The view from the top off Dilworth Mountain in Kelowna, B.C. (Photo - Tourism Kelowna)

The view from the top off Dilworth Mountain in Kelowna, B.C. (Photo - Tourism Kelowna)

Warm weather will stick around in the Okanagan, says meteorologist

Kelowna and Penticton saw temperatures 5 to 10 C warmer than average in September

Environment Canada is saying we can expect “August-like” temperatures into early-October .

Daytime highs in Kelowna, Penticton and Vernon this month remain in the low to mid-20s, according to Environment Climate Change Canada, who say temperatures have been 5-10 degrees Celsius warmer than normal to start the new season.

“That’s the kind of weather we usually see at the end of summer,” said Derek Lee, a meteorologist at Environment Canada, a federal department that recognizes the start of fall on Sept. 1.

“Our forecast is saying that much of B.C., including the Interior, will see above-average temperatures at least into October, with temperatures set to moderate near normal in November.”

Lee added that the clear and sunny September skies have come with a noticeable lack of rain, particularly in the Kelowna area. The city has seen four millimetres of precipitation during the month, just 11 per cent of its all-time September average.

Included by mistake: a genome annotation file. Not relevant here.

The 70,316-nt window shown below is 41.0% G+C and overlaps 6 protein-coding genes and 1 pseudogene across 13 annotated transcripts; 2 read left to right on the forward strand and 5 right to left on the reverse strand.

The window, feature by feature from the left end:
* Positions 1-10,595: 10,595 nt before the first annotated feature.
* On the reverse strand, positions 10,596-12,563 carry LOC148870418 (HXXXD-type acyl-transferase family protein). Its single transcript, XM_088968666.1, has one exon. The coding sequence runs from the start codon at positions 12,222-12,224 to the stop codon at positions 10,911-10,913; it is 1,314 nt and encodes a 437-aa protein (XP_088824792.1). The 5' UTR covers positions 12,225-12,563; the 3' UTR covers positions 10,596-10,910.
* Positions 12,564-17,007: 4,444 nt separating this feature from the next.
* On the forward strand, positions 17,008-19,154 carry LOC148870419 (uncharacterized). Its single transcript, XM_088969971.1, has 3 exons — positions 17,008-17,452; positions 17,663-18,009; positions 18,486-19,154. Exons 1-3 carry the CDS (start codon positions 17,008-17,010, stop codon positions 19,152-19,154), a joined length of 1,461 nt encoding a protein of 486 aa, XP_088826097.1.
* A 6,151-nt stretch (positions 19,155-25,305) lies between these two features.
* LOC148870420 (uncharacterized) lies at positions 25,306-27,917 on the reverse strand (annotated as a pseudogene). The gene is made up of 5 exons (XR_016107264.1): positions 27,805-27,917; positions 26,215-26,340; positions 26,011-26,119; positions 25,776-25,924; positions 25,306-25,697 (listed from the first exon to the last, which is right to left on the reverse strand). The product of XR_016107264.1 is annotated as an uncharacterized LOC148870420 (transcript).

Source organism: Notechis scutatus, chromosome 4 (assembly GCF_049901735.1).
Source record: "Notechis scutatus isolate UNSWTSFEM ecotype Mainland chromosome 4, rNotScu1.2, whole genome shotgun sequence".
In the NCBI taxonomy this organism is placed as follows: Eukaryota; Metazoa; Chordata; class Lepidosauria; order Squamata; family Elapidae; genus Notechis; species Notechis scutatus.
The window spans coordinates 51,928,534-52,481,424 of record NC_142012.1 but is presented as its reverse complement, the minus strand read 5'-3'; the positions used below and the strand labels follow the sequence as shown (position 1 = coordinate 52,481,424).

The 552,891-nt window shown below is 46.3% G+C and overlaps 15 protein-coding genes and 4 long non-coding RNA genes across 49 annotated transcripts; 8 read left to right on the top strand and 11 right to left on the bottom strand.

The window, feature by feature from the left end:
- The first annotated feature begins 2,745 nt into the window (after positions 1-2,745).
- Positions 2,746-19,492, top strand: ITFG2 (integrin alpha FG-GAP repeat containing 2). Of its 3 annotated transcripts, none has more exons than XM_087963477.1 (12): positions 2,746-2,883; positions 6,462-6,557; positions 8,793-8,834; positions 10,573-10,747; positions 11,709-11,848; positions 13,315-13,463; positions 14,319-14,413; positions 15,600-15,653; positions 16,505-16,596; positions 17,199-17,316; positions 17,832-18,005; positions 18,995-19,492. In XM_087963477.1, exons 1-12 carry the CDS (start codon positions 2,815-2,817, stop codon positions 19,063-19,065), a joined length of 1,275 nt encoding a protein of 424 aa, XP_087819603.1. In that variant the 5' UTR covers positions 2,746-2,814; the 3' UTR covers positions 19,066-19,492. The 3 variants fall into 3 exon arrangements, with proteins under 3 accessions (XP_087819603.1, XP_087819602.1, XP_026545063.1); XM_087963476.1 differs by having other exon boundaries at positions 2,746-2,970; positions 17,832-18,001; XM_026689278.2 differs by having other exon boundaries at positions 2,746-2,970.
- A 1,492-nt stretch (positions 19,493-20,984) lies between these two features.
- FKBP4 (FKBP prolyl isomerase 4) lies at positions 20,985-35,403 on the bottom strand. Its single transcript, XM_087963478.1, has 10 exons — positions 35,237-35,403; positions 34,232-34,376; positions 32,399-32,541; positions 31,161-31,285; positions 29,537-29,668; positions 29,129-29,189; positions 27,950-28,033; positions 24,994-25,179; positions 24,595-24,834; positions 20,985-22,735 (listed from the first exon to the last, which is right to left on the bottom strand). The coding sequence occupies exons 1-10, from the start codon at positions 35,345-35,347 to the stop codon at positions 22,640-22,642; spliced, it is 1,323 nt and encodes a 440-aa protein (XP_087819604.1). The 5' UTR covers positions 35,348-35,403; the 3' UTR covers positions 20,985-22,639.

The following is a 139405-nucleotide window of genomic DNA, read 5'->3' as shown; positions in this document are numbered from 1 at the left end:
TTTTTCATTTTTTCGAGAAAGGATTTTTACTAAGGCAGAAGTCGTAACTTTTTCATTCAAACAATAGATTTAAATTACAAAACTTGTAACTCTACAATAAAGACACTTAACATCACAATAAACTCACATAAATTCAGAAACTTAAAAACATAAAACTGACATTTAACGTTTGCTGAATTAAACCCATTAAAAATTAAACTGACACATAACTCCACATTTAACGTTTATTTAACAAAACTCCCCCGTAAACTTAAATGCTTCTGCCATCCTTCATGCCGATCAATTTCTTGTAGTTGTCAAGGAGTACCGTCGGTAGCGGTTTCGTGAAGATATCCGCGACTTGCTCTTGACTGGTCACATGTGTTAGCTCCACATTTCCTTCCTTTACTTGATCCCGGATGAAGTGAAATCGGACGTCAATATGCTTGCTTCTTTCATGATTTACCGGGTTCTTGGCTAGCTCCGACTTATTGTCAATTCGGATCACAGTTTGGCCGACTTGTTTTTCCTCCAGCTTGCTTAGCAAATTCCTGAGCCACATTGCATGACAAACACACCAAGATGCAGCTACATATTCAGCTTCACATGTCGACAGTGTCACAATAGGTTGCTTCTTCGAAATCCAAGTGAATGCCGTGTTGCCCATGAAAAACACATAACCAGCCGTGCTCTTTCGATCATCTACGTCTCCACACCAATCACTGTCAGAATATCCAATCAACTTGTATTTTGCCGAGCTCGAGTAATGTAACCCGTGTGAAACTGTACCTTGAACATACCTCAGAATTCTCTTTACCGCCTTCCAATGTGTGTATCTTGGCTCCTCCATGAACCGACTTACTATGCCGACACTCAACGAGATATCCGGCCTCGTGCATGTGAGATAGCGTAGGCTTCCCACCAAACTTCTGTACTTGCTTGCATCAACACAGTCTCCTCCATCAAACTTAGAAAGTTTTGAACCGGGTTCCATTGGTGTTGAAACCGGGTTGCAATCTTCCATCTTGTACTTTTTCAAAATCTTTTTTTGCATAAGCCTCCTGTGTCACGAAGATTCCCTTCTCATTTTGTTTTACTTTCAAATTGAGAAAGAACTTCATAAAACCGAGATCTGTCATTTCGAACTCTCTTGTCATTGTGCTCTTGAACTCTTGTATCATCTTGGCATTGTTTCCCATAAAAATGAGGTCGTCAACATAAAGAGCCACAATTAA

Penticton’s 15 millimetres of precipitation, meanwhile, falls 40 per cent short of meeting its all-time monthly average.

“There’s no real precipitation or clouds coming in until we get to the second week of October,” Lee explained. “When we’re seeing a long period of high-pressure systems just dominating the Interior. It’s not good for the drought. We definitely need to see that rain coming back at some point.”

Forecasts in Kelowna, Penticton and Vernon say daytime highs will range from 23 to 25 C for the first two days of October. A mix of sun and clouds, along with the mid-20s temperatures, headline the end of September.

It’s likely that the Okanagan will see a lack of precipitation for the duration of fall if the above-average temperatures continue to persist through Thanksgiving, Lee said.

Environment Canada recognizes the end of fall on Nov. 30.

“Compared to last year, we are lacking those systems that become more of a theme for our fall months,” the meteorologist said.

“Because we have been seeing above-average temperatures, don’t be surprised if this month (September) is one of the warmer months on record, especially in the Interior.”

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